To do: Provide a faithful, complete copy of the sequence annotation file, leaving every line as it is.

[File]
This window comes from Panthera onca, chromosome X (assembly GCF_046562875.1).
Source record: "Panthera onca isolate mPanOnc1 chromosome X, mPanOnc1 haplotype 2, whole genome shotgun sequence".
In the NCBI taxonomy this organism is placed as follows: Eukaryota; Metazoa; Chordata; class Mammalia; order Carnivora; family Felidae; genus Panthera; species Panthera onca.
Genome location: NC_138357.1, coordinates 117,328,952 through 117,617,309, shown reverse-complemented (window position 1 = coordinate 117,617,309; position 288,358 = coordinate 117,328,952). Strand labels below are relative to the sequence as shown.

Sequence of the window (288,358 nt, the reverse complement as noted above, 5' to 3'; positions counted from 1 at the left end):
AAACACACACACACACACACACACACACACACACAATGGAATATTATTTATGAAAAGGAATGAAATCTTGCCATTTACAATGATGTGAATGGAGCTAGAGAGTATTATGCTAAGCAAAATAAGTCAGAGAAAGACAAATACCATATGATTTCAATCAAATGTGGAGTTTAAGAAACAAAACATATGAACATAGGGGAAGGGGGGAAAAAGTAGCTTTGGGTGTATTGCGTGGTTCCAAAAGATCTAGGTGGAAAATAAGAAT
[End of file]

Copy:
This window comes from Panthera onca, chromosome X (assembly GCF_046562875.1).
Source record: "Panthera onca isolate mPanOnc1 chromosome X, mPanOnc1 haplotype 2, whole genome shotgun sequence".
In the NCBI taxonomy this organism is placed as follows: Eukaryota; Metazoa; Chordata; class Mammalia; order Carnivora; family Felidae; genus Panthera; species Panthera onca.
Genome location: NC_138357.1, coordinates 117,328,952 through 117,617,309, shown reverse-complemented (window position 1 = coordinate 117,617,309; position 288,358 = coordinate 117,328,952). Strand labels below are relative to the sequence as shown.

Sequence of the window (288,358 nt, the reverse complement as noted above, 5' to 3'; positions counted from 1 at the left end):
AAACACACACACACACACACACACACACACACACAATGGAATATTATTTATGAAAAGGAATGAAATCTTGCCATTTACAATGATGTGAATGGAGCTAGAGAGTATTATGCTAAGCAAAATAAGTCAGAGAAAGACAAATACCATATGATTTCAATCAAATGTGGAGTTTAAGAAACAAAACATATGAACATAGGGGAAGGGGGGAAAAAGTAGCTTTGGGTGTATTGCGTGGTTCCAAAAGATCTAGGTGGAAAATAAGAAT